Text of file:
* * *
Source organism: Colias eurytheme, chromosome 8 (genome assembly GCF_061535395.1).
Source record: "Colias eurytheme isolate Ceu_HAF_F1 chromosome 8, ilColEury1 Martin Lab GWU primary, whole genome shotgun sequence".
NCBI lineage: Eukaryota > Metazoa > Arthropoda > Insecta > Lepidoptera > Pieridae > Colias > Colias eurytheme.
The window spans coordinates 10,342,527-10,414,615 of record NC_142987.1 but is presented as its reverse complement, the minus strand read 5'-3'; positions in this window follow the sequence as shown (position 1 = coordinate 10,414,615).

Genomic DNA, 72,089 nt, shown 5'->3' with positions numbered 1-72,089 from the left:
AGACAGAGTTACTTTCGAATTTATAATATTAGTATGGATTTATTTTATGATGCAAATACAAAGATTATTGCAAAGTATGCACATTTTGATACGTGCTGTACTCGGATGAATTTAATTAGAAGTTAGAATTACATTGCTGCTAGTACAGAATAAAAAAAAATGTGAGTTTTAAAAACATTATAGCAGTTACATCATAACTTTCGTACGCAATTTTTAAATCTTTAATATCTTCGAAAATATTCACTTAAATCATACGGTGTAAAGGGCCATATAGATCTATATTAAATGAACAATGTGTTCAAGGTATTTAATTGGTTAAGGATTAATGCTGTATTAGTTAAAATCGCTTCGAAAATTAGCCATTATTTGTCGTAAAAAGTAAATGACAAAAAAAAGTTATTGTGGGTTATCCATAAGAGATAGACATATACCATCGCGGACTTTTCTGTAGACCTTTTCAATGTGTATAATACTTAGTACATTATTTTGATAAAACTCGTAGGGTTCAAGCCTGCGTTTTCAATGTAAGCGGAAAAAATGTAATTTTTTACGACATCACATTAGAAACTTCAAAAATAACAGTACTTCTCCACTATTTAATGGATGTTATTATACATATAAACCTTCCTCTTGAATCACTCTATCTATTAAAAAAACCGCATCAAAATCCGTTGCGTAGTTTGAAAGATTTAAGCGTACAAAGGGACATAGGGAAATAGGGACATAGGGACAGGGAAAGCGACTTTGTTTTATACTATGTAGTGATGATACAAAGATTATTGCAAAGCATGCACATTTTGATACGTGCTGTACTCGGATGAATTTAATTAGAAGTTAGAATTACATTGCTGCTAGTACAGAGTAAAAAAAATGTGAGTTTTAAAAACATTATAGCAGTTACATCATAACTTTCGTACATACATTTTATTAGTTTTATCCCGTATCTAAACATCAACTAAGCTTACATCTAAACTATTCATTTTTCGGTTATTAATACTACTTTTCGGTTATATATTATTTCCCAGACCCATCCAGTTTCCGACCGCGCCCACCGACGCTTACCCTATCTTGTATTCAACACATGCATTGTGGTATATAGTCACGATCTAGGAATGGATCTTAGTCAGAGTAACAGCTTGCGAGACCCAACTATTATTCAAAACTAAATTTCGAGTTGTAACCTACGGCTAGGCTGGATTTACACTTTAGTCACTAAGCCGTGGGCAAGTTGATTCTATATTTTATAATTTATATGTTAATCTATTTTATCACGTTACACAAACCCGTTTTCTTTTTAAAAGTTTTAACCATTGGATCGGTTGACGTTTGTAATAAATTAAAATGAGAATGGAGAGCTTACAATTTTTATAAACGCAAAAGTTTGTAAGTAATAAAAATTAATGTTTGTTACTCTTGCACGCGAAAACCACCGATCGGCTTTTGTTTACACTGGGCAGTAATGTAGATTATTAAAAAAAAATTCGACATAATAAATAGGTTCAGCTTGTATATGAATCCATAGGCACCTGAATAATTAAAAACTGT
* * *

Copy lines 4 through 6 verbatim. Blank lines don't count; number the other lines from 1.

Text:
The window spans coordinates 10,342,527-10,414,615 of record NC_142987.1 but is presented as its reverse complement, the minus strand read 5'-3'; positions in this window follow the sequence as shown (position 1 = coordinate 10,414,615).

Genomic DNA, 72,089 nt, shown 5'->3' with positions numbered 1-72,089 from the left:
AGACAGAGTTACTTTCGAATTTATAATATTAGTATGGATTTATTTTATGATGCAAATACAAAGATTATTGCAAAGTATGCACATTTTGATACGTGCTGTACTCGGATGAATTTAATTAGAAGTTAGAATTACATTGCTGCTAGTACAGAATAAAAAAAAATGTGAGTTTTAAAAACATTATAGCAGTTACATCATAACTTTCGTACGCAATTTTTAAATCTTTAATATCTTCGAAAATATTCACTTAAATCATACGGTGTAAAGGGCCATATAGATCTATATTAAATGAACAATGTGTTCAAGGTATTTAATTGGTTAAGGATTAATGCTGTATTAGTTAAAATCGCTTCGAAAATTAGCCATTATTTGTCGTAAAAAGTAAATGACAAAAAAAAGTTATTGTGGGTTATCCATAAGAGATAGACATATACCATCGCGGACTTTTCTGTAGACCTTTTCAATGTGTATAATACTTAGTACATTATTTTGATAAAACTCGTAGGGTTCAAGCCTGCGTTTTCAATGTAAGCGGAAAAAATGTAATTTTTTACGACATCACATTAGAAACTTCAAAAATAACAGTACTTCTCCACTATTTAATGGATGTTATTATACATATAAACCTTCCTCTTGAATCACTCTATCTATTAAAAAAACCGCATCAAAATCCGTTGCGTAGTTTGAAAGATTTAAGCGTACAAAGGGACATAGGGAAATAGGGACATAGGGACAGGGAAAGCGACTTTGTTTTATACTATGTAGTGATGATACAAAGATTATTGCAAAGCATGCACATTTTGATACGTGCTGTACTCGGATGAATTTAATTAGAAGTTAGAATTACATTGCTGCTAGTACAGAGTAAAAAAAATGTGAGTTTTAAAAACATTATAGCAGTTACATCATAACTTTCGTACATACATTTTATTAGTTTTATCCCGTATCTAAACATCAACTAAGCTTACATCTAAACTATTCATTTTTCGGTTATTAATACTACTTTTCGGTTATATATTATTTCCCAGACCCATCCAGTTTCCGACCGCGCCCACCGACGCTTACCCTATCTTGTATTCAACACATGCATTGTGGTATATAGTCACGATCTAGGAATGGATCTTAGTCAGAGTAACAGCTTGCGAGACCCAACTATTATTCAAAACTAAATTTCGAGTTGTAACCTACGGCTAGGCTGGATTTACACTTTAGTCACTAAGCCGTGGGCAAGTTGATTCTATATTTTATAATTTATATGTTAATCTATTTTATCACGTTACACAAACCCGTTTTCTTTTTAAAAGTTTTAACCATTGGATCGGTTGACGTTTGTAATAAATTAAAATGAGAATGGAGAGCTTACAATTTTTATAAACGCAAAAGTTTGTAAGTAATAAAAATTAATGTTTGTTACTCTTGCACGCGAAAACCACCGATCGGCTTTTGTTTACACTGGGCAGTAATGTAGATTATTAAAAAAAAATTCGACATAATAAATAGGTTCAGCTTGTATATGAATCCATAGGCACCTGAATAATTAAAAACTGT